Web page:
I’ve been riding as a professional for a while now, but it isn’t typical that you will find me at a horse show without a trainer This weekend, I decided to step outside of my usual box and brave the WEF Summer series sans trainer. This isn’t because I’ve reached a place where I feel like I no longer need help – I don’t believe that day should ever come – but because sometimes I just need to do it by myself. Because I’m tired of paying someone to tell me to stop making the mistakes I already know I’m making.
I’ve always been the type of person who HAS to make my own mistakes in order to learn. If someone tells me not to do something, I have to do it anyway, just to see. This isn’t always a conscious thought. When my father told me not to max out my credit cards, I didn’t think “I want to find out what will happen if I exceed my limit.” It just happened. And at 23 years of age, I had to deal with the consequences.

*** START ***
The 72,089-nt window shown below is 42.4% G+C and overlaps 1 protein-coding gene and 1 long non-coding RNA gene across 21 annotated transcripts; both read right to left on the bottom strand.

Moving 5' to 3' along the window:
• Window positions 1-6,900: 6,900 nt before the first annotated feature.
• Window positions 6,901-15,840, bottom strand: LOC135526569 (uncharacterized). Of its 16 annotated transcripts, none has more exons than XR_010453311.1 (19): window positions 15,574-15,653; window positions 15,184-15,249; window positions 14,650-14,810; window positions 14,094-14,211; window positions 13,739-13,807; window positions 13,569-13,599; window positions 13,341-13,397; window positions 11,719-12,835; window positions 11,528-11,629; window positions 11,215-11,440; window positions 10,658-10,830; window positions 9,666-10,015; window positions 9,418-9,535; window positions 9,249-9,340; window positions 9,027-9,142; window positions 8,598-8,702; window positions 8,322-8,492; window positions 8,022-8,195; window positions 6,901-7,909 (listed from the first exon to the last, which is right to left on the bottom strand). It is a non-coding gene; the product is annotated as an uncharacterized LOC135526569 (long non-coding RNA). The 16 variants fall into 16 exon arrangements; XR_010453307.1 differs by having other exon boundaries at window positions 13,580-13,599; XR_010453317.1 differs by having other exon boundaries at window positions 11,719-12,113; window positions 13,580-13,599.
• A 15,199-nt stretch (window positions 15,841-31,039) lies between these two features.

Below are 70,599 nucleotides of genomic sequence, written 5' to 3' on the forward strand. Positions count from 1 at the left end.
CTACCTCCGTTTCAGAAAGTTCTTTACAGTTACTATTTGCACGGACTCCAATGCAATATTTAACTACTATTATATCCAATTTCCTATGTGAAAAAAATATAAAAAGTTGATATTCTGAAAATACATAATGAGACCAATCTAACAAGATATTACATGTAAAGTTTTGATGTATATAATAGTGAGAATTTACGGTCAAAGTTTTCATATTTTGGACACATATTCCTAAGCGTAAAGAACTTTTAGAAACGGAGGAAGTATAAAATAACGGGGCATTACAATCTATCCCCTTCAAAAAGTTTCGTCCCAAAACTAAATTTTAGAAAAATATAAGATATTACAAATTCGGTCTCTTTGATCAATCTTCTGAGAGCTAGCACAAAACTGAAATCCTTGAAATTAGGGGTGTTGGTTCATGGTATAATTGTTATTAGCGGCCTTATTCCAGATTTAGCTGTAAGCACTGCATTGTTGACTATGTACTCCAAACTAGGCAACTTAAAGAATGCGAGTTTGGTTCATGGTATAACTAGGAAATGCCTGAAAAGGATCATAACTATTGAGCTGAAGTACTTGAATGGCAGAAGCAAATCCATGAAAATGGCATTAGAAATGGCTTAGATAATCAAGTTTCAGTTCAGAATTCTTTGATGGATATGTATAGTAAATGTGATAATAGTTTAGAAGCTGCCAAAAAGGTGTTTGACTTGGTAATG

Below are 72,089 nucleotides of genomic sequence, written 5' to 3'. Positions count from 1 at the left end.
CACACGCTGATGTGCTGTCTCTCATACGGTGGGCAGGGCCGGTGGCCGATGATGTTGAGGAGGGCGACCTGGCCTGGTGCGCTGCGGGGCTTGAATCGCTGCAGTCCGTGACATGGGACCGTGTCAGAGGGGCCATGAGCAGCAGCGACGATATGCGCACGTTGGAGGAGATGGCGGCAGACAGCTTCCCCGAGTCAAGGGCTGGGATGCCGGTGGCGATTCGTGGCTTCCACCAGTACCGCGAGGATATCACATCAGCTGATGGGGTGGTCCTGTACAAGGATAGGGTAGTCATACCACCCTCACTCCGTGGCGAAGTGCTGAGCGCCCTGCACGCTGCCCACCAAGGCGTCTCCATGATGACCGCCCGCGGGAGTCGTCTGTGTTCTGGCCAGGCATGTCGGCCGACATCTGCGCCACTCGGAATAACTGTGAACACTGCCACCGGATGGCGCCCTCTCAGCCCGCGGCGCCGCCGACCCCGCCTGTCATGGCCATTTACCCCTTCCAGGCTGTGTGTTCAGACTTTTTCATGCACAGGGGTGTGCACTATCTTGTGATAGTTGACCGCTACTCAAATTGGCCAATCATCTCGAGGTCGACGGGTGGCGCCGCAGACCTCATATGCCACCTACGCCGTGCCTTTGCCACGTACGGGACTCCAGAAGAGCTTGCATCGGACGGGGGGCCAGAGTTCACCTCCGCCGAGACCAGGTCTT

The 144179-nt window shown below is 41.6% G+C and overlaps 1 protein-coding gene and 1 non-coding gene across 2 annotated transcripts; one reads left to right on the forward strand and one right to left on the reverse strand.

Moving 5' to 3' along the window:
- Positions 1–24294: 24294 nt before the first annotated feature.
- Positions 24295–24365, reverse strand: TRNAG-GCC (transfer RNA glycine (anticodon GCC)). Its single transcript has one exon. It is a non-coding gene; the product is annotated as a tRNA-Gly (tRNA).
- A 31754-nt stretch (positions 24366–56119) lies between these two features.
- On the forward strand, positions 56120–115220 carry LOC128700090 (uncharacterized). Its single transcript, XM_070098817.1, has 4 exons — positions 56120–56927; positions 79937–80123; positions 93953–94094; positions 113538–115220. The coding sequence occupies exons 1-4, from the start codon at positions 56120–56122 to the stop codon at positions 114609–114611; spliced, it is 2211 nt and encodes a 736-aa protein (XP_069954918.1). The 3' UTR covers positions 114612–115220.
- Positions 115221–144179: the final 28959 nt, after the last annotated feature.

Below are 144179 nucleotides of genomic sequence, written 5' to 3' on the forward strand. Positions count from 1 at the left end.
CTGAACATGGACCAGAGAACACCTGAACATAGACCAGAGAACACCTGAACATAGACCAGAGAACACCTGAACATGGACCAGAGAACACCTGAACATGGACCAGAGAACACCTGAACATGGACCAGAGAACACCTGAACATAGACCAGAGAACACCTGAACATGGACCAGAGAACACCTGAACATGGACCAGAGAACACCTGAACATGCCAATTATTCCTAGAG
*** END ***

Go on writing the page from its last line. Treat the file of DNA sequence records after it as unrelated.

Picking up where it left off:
When a trainer tells me not to override, it’s not that I enjoy overworking and getting minimal results, but somewhere along the line, it became my instinct and it takes a lot of concentration to catch myself AND reverse habits. A level of concentration that is hard to keep with a 3′ jump coming with no distance in sight, a voice yelling in the background “Give! Give!”, and the voices in my head telling me I’m about to F*** up royally, accompanied by visions of poles flying everywhere as I crash my horse into the jump.
Besides, there is a certain feeling that you get when you make a mistake and you dust yourself off, try it again, and succeed. It’s called confidence. And confidence is one of the major building blocks to becoming better at anything. If you have confidence, it’s easier to get up after a fall. You forgive yourself for your mistakes and you try again because you KNOW you can do better, and you won’t give up until you reach your potential.